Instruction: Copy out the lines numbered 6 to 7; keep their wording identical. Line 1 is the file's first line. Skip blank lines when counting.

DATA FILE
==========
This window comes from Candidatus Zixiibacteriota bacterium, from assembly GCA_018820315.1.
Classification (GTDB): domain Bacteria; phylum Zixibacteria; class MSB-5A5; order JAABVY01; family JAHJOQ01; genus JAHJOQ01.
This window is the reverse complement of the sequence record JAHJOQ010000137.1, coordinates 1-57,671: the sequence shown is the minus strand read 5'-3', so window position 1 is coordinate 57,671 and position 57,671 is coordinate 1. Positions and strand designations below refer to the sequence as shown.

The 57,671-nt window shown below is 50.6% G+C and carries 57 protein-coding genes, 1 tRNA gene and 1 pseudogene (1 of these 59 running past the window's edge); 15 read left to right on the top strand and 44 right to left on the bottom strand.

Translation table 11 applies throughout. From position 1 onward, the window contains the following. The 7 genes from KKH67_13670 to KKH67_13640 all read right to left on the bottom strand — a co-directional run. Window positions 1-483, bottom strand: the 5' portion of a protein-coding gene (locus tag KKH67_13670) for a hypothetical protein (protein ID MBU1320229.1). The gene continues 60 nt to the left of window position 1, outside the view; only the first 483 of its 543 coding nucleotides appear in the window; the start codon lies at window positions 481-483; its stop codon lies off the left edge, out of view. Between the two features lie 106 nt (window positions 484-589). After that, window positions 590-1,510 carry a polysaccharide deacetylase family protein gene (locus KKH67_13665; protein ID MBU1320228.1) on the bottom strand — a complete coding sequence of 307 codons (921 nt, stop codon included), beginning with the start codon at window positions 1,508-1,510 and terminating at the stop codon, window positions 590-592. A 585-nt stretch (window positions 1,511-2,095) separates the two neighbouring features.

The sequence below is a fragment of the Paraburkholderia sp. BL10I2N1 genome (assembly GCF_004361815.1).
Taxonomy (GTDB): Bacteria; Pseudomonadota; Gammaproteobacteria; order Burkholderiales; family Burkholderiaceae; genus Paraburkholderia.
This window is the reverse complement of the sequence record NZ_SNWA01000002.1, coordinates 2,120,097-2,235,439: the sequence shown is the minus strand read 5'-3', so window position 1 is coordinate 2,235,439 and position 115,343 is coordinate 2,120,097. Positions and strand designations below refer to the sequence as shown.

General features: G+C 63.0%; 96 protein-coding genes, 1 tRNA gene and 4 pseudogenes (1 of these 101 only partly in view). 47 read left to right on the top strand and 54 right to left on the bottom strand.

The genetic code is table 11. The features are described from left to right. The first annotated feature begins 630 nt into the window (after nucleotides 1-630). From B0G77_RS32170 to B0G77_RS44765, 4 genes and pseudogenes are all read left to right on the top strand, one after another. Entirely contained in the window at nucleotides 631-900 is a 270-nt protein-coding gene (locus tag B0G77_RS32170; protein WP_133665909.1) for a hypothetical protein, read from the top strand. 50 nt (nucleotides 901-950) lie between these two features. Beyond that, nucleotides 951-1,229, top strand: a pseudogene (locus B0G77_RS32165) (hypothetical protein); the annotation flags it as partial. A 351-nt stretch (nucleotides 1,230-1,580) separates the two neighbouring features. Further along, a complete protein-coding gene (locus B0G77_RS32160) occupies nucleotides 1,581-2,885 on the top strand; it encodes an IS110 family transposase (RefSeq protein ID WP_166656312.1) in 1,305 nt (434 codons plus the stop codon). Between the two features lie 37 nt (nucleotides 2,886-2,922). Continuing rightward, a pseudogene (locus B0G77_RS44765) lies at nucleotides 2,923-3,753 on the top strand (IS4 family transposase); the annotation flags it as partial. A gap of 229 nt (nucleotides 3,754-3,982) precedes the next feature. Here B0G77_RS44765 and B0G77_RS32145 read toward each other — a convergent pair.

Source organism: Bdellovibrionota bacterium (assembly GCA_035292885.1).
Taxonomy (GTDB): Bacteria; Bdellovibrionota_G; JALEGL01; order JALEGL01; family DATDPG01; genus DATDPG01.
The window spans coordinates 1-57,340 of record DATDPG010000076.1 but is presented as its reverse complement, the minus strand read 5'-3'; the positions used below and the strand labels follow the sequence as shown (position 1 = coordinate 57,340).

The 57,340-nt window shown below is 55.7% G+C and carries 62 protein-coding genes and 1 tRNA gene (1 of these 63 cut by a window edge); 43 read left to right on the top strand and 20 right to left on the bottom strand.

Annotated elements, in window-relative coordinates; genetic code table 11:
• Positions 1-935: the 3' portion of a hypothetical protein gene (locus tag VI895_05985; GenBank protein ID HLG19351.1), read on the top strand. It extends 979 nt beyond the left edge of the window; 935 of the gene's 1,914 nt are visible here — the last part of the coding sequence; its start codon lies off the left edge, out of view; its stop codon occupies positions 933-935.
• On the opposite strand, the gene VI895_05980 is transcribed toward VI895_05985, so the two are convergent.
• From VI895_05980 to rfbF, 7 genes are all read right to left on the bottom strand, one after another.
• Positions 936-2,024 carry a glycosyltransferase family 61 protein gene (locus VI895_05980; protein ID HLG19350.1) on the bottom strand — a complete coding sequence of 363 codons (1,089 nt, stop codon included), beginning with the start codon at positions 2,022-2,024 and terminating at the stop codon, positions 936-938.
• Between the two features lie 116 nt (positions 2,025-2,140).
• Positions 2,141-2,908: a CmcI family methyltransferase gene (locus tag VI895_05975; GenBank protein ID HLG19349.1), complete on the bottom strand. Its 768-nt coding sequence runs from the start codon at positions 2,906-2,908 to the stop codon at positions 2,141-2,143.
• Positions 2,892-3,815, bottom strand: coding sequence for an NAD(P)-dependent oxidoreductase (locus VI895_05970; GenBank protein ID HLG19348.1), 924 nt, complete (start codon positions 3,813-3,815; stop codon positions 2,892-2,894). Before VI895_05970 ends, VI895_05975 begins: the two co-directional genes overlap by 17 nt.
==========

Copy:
The sequence below is a fragment of the Paraburkholderia sp. BL10I2N1 genome (assembly GCF_004361815.1).
Taxonomy (GTDB): Bacteria; Pseudomonadota; Gammaproteobacteria; order Burkholderiales; family Burkholderiaceae; genus Paraburkholderia.